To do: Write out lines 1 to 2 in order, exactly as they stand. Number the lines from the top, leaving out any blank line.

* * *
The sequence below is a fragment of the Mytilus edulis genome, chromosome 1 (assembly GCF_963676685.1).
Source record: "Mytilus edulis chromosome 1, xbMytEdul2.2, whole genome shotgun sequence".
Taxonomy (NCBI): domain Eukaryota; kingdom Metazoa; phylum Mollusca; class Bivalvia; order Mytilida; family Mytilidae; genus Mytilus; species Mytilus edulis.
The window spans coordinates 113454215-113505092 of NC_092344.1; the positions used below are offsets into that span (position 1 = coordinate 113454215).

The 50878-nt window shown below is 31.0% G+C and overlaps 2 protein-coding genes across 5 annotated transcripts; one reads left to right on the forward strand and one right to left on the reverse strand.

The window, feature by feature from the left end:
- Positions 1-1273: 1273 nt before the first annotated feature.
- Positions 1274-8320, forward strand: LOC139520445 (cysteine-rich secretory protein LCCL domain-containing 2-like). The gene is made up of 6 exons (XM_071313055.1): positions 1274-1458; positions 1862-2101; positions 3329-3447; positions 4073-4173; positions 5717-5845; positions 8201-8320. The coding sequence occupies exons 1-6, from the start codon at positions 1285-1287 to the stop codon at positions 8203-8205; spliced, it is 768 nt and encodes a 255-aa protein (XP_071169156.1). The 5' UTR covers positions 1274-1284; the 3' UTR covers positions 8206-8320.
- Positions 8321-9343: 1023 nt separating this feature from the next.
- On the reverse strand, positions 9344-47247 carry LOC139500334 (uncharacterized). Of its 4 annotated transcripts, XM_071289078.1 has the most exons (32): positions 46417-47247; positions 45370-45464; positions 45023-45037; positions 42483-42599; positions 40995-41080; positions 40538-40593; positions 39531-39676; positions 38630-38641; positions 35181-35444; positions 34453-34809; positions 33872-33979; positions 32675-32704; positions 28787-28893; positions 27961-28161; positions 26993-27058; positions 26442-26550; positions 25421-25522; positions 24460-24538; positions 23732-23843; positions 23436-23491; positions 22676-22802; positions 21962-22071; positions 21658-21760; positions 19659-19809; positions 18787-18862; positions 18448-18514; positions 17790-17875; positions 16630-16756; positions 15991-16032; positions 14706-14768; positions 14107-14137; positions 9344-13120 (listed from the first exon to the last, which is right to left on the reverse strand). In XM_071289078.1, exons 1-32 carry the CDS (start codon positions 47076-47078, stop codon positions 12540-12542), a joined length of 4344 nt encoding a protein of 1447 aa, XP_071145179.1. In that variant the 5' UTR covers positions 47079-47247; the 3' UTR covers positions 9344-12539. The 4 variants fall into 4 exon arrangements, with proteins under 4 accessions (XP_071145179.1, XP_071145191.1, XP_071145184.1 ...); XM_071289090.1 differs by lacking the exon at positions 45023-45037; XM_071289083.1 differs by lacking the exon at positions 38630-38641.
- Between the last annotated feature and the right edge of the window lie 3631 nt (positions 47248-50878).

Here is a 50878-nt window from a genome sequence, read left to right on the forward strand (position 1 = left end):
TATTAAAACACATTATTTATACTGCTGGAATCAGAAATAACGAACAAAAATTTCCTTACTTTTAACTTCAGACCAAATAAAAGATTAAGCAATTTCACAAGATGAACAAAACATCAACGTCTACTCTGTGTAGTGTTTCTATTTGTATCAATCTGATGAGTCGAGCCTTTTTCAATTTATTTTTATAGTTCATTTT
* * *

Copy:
The sequence below is a fragment of the Mytilus edulis genome, chromosome 1 (assembly GCF_963676685.1).
Source record: "Mytilus edulis chromosome 1, xbMytEdul2.2, whole genome shotgun sequence".